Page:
What gives you the most joy?

KJB: Those times when the muse takes the wheel and I can just sit back and transcribe - I love that, because it feels like someone's telling me a story, giving me surprises.

GD: I get pretty excited when I get a new idea that I really like. I usually have a blissful half hour scribbling in my notebook, until I know I've got the bones of it down. I also just love putting stories together, making all the elements work together. I guess you'd call this plotting, but I don't necessarily do it ahead of time, or think about it consciously that much.

TJ: That first sentence - which may not even end up in the story itself, and probably won't even be the first sentence. Sentences develop a pulse, and that pulse is lovely, delicious even, and usually, for me tied up with an image. Yep, that first sentence is good, then everything falls away, but I know it's there.

Anthology from Cat Spark's Agog! press

JL: That's really hard to answer. There are so many things I love about writing. I love the moment when I finish the first draft. There's that wonderful feeling of accomplishment. Look at me I finished a whole book! I don't think I'll ever get over it. By the time I was in my early twenties I'd started heaps of novels, but never finished a one. It wasn't until my early thirties that I finally finished a novel and that only after I'd finished my PhD thesis. I've now written five books (Battle of the Sexes which was my thesis and four novels), so I'm pretty confident that I can to it. But it's still a joyous feeling. And then there's looking forward to the rewriting when you get to go through the complete draft and make it as good as you can. Rewriting is my favorite part.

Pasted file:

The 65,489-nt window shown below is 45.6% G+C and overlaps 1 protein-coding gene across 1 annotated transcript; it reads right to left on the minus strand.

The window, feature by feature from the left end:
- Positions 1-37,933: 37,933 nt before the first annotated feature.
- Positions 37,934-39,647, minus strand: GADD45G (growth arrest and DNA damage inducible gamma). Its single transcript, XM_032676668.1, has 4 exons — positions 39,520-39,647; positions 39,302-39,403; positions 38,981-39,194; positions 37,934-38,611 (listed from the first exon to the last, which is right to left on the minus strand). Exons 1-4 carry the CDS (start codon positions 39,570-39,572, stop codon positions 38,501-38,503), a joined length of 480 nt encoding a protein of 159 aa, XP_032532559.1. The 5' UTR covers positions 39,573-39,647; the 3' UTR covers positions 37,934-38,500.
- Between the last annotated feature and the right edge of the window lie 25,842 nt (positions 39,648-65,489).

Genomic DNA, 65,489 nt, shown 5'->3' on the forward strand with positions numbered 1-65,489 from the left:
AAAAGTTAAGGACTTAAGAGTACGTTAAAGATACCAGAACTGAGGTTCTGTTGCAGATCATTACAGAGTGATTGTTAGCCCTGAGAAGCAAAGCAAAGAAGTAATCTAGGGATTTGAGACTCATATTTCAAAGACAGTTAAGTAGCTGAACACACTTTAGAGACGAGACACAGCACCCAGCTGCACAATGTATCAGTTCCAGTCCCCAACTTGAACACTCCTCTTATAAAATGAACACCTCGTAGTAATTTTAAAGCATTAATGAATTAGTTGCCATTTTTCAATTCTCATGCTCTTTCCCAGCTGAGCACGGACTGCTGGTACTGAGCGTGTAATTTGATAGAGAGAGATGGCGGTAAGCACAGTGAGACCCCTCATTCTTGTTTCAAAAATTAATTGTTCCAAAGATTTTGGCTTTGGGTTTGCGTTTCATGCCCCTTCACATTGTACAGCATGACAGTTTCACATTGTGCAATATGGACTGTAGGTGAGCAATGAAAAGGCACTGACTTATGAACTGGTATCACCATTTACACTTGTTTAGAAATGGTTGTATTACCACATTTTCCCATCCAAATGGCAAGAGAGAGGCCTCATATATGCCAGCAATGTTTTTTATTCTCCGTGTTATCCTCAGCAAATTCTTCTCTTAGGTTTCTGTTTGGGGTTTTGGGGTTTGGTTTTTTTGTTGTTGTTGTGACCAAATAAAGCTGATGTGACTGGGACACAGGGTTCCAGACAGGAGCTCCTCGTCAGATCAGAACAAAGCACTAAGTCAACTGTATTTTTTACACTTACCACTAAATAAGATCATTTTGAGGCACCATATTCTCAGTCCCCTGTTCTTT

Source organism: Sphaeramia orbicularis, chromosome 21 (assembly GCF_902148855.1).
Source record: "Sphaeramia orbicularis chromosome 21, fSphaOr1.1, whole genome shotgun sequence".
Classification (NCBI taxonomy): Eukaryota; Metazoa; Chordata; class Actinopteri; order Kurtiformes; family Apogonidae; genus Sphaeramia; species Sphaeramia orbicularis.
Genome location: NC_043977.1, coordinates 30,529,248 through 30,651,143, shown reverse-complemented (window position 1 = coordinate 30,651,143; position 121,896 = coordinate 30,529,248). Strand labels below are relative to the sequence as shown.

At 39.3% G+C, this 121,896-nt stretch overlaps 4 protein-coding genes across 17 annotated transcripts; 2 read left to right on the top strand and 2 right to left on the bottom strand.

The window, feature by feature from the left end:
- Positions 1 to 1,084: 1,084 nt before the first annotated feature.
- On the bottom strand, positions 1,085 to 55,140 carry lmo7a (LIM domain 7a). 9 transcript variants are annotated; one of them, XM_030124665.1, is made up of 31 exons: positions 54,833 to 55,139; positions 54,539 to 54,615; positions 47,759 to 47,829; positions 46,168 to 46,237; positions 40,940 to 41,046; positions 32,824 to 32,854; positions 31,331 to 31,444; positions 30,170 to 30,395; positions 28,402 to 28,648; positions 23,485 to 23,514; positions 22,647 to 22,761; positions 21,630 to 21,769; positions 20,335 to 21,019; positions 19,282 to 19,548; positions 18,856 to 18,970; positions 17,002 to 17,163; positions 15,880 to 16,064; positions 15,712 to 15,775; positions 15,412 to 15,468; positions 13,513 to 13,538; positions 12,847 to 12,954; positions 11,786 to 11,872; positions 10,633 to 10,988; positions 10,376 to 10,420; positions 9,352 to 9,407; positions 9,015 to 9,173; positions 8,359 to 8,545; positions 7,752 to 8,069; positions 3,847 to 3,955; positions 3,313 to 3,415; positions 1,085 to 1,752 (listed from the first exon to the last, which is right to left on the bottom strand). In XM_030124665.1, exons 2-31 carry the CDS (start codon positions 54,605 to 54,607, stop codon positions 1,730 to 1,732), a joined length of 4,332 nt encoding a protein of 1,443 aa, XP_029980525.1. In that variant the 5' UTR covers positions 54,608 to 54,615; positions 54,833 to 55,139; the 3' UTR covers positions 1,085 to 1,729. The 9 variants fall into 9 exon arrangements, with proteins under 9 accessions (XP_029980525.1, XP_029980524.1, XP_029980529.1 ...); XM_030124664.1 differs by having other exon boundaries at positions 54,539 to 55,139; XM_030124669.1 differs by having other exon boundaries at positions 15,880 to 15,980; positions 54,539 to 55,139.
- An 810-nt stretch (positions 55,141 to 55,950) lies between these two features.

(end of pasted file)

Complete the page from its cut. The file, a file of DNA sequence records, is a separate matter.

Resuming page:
GM: I presume this question is about writing. What I call breaking the back of a story that I'm working on: the point where I realize that I've captured what I've been trying to do. It is at this point that the story stops struggling and starts helping me do what needs to be done. If not about writing, then my family, especially watching one of my nine-year-old daughters play violin in her junior orchestra. The fact that she can do it and read music and she's only nine. I think I was still chasing lizards around the backyard at that age.

CS: Completing the first draft of a story. I find first drafts hideously painful. To me, a story becomes a real item when the first draft is done. It may stink but if it has a beginning, middle, end & contains believable characters then it's a real thing and I know I'll be able to polish it into shape and make it work.

AT: When the story is the only reality--when that reality uses me as a scribe.

SW: Probably that last third of the novel. I'm a momentum writer, and nothing's better than the pleasures of blowing things up, wrapping them up, and plowing through 2000 words a day. My whole mind is colonized by the novel by then, which means I walk around in a wonderful daze, with a whole world in my head.